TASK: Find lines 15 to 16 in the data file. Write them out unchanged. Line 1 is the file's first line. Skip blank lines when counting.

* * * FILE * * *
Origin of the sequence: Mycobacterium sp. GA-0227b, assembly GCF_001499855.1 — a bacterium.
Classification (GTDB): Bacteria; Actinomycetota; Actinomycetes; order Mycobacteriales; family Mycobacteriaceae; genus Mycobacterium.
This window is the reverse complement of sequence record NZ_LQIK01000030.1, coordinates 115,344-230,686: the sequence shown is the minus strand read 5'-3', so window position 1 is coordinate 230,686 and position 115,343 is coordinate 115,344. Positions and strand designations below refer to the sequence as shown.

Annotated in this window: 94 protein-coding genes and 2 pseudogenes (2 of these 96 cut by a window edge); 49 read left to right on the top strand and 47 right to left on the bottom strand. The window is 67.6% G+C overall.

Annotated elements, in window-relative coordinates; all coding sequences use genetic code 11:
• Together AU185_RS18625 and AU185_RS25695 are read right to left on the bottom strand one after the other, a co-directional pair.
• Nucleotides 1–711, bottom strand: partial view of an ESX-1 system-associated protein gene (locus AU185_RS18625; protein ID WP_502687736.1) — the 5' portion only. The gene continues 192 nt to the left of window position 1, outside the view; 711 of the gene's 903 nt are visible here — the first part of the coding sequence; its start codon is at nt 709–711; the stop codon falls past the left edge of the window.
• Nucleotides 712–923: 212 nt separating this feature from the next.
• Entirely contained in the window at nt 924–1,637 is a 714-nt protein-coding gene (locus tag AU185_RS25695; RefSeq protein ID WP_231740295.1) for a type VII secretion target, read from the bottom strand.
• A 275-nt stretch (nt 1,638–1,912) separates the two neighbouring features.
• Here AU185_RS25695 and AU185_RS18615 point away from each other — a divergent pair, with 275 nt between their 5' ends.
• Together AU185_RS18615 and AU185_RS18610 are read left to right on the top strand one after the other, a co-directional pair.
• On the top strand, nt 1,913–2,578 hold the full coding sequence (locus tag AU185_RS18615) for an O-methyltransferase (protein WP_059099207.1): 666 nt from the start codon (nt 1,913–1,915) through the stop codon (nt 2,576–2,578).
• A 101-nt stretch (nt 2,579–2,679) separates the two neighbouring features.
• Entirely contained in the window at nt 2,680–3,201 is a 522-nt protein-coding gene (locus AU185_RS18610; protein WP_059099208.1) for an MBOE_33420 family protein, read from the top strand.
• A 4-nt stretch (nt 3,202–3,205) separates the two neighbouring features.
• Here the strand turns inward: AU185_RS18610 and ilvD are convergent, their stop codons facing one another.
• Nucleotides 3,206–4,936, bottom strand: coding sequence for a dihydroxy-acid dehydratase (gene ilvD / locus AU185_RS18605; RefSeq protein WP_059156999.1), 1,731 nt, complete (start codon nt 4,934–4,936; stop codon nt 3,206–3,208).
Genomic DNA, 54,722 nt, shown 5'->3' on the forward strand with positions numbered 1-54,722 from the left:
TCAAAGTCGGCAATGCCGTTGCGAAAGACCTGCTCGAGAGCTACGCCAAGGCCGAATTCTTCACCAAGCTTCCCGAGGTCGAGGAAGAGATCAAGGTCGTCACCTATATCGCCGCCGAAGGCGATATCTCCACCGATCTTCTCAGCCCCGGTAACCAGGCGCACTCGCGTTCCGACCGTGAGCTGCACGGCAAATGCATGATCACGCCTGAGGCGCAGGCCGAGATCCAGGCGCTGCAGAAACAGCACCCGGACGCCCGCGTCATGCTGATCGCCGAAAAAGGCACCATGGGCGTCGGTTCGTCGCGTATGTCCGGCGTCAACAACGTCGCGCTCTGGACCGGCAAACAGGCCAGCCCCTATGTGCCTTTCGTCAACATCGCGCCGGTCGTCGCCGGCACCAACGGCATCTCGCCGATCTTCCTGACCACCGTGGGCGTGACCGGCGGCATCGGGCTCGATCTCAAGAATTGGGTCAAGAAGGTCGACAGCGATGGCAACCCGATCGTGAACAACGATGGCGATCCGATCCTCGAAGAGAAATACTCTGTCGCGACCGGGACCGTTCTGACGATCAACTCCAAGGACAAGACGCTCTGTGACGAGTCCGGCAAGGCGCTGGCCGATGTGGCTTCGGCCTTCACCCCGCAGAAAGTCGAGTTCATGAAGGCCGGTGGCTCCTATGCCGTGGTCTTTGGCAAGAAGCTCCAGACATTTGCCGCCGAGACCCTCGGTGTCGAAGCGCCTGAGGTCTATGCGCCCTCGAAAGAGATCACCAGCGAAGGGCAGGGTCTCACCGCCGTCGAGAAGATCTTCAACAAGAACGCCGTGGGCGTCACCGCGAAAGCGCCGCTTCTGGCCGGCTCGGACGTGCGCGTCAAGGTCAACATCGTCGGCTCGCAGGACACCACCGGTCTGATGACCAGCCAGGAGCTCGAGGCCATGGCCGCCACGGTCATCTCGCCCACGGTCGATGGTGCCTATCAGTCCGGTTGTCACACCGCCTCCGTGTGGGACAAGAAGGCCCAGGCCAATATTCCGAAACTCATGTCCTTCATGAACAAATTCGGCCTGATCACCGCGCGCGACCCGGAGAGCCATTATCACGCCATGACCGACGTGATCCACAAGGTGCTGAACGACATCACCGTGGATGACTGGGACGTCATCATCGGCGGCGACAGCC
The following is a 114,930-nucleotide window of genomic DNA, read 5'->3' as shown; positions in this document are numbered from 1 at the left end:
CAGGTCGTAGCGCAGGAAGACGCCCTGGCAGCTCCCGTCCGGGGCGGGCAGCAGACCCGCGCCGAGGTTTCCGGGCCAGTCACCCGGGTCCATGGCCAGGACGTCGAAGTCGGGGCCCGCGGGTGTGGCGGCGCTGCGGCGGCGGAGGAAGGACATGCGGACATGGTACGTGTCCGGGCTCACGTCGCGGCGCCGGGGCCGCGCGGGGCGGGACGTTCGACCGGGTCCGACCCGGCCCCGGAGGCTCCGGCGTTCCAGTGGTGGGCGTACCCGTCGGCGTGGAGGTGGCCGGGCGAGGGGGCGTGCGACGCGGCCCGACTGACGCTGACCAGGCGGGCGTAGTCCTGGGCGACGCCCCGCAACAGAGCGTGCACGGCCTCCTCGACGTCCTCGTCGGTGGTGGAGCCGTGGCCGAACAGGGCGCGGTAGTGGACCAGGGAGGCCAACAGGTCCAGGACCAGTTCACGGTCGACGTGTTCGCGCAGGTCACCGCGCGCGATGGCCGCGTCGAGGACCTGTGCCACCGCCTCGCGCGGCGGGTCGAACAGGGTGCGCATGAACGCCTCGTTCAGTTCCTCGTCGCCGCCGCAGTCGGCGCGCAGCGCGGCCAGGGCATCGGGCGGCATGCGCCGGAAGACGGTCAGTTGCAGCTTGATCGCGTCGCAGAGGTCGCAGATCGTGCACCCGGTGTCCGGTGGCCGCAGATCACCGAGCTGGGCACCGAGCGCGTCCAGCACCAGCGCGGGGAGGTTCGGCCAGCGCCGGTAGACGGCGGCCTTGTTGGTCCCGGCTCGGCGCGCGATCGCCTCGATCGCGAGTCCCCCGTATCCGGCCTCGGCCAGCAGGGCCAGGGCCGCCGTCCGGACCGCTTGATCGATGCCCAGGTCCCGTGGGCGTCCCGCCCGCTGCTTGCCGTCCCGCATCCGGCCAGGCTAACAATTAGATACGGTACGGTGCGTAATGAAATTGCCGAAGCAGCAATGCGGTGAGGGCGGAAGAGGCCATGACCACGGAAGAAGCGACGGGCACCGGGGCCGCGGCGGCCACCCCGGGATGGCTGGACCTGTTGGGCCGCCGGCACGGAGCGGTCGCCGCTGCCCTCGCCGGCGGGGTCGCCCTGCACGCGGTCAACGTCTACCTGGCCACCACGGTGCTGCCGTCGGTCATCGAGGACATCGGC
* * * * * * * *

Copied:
• Entirely contained in the window at nt 2,680–3,201 is a 522-nt protein-coding gene (locus AU185_RS18610; protein WP_059099208.1) for an MBOE_33420 family protein, read from the top strand.
• A 4-nt stretch (nt 3,202–3,205) separates the two neighbouring features.